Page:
In a comprehensive study in this week’s issue of the journal Science, conducted by researchers at the Russian Academy of Sciences, the University of Alaska, USA, and Örjan Gustafsson of Stockholm University, it is shown that the area is currently leaking annually 8 million tonnes of methane into the atmosphere.
The current flow is equivalent to what was previously understood to apply for the entire world ocean, although it is not at present contributing to an acute change in the atmospheric methane balance.
The Russo-Swedish research expedition, the International Siberian Shelf Study (ISSS), which was completed just over a year ago, is the most comprehensive so far in the inaccessible and poorly explored waters off north-eastern Siberia, despite the fact that they constitute the world’s largest coastal sea.
Climate models suggest that an increase in atmospheric methane equivalent to just one percent of what is estimated to be contained in the frozen seabed would be sufficient to cause a significant climate warming. Earlier periods of rapid climate warming in the Earth’s geological history have been associated with sudden releases of methane from the seabed.
During the ISSS expedition measurements of methane were made in the seabed, at different depths in the water and in the overlying air at over one hundred locations. Combined with measurements from previous expeditions led by the Russian leaders of the study, Shakhova Natalya and Igor Semiletov, it can be seen that methane concentrations in seawater are elevated in 80% of sea bottom samples and in more than half of the surface water samples and air samples.
In areas with concentrations up to 100 times above the natural background levels, the ISSS expedition documented, with the help of seismic instruments and echo sounding, the presence of methane chimneys on the ocean floor and fields of methane bubbles that rose to the surface of the sea so fast that the methane did not have time to dissolve in the seawater.
“The East Siberian coastal seas are an extension of the Siberian tundra, which was flooded when glaciers melted and sea levels rose at the end of the Ice Age. The thawing of the permafrost in the soil may largely be a result of natural causes, such as geothermal heat from below (through cracks in the earth’s crust) and from the seawater above, during the 5000-8000 years since the permafrost was flooded,” says Örjan Gustafsson, professor of biogeochemistry at the Stockholm University, leader for the Swedish ISSS delegation onboard and one of the authors of the article.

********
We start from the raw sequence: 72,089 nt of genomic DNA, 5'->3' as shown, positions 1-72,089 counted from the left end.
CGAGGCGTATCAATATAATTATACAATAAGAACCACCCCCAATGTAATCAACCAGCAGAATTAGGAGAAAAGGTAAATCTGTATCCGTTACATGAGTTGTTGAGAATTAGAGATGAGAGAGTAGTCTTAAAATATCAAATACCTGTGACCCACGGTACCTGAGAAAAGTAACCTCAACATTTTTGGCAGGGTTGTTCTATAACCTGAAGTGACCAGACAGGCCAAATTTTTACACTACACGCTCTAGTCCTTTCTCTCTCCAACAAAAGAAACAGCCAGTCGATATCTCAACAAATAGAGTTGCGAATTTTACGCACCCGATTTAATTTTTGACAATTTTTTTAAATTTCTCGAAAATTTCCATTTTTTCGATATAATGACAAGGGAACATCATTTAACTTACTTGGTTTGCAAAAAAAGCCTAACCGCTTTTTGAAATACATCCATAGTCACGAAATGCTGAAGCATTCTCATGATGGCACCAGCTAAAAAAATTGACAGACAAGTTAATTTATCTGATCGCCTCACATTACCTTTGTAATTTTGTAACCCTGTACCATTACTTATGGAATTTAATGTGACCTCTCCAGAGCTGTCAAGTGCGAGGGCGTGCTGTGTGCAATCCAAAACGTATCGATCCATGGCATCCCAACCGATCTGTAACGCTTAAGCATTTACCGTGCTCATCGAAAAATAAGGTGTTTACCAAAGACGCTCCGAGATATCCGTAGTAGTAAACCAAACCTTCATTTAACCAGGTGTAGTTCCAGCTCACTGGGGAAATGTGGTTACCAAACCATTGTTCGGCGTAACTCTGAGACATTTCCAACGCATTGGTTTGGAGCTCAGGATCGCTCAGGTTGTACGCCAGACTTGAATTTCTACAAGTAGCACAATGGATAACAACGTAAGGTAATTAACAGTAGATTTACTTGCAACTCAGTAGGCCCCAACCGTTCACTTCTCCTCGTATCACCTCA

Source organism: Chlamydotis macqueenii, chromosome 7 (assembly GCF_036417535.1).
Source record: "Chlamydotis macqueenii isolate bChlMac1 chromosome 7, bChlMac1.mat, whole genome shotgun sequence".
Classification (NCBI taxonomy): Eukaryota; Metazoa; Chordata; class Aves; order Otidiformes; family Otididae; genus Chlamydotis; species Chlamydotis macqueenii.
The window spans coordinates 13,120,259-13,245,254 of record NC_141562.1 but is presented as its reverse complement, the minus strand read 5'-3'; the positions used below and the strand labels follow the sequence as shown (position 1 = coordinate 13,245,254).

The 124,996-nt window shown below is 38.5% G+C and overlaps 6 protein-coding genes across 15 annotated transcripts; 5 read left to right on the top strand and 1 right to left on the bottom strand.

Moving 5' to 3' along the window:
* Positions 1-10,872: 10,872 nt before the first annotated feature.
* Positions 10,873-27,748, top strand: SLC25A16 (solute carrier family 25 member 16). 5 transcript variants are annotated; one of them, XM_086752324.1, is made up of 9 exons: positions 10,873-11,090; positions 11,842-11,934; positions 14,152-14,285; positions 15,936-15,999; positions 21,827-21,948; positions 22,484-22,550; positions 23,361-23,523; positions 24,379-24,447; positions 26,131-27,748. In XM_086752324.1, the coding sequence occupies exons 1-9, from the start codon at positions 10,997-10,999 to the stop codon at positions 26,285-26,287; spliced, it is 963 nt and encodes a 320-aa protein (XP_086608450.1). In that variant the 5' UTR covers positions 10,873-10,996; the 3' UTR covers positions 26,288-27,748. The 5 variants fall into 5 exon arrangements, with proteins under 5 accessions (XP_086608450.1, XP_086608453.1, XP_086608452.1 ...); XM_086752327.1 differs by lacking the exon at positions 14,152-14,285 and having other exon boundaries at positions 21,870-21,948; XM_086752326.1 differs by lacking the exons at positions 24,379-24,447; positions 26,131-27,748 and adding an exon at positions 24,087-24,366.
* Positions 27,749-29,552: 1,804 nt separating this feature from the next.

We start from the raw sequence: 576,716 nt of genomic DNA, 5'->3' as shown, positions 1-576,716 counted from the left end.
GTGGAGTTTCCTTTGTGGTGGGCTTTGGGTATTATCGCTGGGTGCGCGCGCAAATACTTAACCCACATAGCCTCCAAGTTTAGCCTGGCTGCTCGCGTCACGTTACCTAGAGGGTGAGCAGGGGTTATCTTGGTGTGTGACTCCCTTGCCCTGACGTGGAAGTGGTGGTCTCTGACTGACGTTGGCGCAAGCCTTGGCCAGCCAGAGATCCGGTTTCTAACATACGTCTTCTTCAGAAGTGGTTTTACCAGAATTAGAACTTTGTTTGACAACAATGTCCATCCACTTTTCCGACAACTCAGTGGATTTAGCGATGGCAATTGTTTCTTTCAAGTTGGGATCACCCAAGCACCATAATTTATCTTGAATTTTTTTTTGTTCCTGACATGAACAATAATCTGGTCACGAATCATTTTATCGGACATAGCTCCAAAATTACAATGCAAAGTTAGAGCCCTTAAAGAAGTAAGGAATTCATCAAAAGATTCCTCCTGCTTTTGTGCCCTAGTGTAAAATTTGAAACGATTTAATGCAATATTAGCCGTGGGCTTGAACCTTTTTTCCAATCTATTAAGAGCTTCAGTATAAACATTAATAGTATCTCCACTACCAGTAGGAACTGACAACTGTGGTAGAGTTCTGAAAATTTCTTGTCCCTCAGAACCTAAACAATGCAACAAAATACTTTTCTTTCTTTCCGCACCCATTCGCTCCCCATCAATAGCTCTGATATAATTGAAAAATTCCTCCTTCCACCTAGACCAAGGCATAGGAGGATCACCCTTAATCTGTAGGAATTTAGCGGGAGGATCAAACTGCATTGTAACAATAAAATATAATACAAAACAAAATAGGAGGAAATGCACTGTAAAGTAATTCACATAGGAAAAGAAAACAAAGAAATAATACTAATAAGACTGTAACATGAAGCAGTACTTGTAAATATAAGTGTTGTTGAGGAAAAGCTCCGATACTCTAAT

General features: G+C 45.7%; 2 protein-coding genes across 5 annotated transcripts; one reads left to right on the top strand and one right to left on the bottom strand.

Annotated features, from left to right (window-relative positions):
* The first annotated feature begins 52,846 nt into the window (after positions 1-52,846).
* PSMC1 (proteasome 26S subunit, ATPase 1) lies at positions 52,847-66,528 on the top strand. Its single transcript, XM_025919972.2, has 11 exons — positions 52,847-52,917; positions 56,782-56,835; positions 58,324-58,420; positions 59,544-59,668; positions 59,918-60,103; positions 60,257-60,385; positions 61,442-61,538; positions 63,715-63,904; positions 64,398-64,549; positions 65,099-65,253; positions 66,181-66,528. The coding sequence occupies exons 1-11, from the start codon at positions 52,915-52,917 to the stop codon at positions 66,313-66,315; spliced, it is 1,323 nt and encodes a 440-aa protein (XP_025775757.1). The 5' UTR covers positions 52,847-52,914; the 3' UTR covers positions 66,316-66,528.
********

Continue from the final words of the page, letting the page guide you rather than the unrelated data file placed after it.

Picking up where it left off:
“The possibility cannot be excluded that the human contribution to warming of the Arctic, with an extended summer period with no ice and warmer water, as well as increased runoff of warmer river water, could be the straw that broke the camel’s back, or rather that which pushes the temperature of the seabed permafrost above melting point,” says Professor Gustafsson.
Professor Gustafsson stresses that the calculations show that there is no reason for excessive concern about the current situation where the atmospheric methane content is not significantly affected by the emissions that occur at this time.
He emphasizes the importance of more extensive studies of methane emission from the Siberian coastal seas in order to better understand the risk of increased methane fluxes in the future.
“It is important to learn more about how permafrost is warmed and how this translates to methane emissions. Expeditions need to be repeated over several years to evaluate whether there is a trend of increased methane fluxes and this will require greater international cooperation.”
The expedition is funded by Swedish, Russian, Nordic and American financiers; in particular the Swedish Knut and Alice Wallenberg Foundation.